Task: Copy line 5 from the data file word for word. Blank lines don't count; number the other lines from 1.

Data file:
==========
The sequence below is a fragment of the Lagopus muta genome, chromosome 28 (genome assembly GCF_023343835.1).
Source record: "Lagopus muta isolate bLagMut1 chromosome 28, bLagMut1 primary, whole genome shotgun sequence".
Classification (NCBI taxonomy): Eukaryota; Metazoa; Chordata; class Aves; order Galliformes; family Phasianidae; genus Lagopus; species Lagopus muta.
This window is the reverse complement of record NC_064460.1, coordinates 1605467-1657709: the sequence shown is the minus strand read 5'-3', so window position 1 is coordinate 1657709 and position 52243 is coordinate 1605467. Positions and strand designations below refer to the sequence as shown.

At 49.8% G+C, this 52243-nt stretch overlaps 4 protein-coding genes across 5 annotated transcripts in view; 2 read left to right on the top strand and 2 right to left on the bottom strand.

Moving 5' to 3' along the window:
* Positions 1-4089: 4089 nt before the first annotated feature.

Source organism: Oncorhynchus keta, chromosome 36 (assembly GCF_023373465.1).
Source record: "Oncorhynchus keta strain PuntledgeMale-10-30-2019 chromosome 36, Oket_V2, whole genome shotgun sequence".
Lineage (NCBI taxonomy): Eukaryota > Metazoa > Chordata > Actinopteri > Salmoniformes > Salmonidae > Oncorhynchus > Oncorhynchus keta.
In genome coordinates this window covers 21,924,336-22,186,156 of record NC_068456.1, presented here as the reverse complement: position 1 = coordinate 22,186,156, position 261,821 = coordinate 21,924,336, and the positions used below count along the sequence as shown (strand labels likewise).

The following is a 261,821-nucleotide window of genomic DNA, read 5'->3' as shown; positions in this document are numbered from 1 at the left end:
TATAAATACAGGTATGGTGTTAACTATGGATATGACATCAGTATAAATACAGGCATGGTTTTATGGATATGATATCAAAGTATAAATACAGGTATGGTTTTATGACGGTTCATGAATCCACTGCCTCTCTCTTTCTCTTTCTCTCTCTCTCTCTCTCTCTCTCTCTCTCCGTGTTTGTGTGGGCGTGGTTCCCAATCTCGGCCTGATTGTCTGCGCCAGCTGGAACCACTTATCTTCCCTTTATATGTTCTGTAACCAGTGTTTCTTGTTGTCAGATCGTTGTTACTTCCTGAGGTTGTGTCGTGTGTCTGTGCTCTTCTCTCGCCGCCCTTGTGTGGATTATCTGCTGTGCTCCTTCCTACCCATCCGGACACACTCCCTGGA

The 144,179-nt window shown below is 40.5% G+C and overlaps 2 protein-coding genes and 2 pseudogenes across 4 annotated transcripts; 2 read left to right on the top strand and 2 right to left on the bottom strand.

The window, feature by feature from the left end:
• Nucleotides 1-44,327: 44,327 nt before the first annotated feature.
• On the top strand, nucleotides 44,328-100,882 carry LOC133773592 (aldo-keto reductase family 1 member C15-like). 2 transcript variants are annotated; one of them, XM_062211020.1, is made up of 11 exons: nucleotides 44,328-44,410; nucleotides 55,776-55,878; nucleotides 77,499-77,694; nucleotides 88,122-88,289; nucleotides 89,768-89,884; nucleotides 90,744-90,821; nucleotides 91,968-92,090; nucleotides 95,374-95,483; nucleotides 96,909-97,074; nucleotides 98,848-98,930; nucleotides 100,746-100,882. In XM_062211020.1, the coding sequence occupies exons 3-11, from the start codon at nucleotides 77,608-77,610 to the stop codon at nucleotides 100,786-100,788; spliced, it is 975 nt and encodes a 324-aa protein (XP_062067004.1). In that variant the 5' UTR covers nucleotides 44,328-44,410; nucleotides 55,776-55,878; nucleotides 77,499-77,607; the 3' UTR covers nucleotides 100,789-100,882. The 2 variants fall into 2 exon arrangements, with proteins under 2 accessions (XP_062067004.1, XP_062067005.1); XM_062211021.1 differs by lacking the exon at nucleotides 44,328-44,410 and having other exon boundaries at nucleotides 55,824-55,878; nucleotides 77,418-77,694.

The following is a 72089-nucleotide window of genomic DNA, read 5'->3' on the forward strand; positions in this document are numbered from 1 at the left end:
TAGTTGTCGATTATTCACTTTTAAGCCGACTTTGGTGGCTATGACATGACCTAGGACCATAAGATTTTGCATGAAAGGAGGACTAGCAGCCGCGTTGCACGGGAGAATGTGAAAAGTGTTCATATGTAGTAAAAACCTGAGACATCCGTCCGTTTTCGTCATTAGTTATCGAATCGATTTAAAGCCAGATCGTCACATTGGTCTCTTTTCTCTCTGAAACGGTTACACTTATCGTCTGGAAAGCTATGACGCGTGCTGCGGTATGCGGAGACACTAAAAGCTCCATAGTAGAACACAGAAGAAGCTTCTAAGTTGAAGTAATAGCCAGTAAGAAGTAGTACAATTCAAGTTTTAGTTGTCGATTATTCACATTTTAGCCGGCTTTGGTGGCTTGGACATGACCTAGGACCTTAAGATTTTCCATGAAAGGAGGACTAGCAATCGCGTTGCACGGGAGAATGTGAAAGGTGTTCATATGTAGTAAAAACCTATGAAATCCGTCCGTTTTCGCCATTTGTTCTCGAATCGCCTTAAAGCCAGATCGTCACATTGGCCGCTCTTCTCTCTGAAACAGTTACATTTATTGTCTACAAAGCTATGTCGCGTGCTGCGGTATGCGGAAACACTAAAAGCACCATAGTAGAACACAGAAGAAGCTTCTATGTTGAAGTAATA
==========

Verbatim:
At 49.8% G+C, this 52243-nt stretch overlaps 4 protein-coding genes across 5 annotated transcripts in view; 2 read left to right on the top strand and 2 right to left on the bottom strand.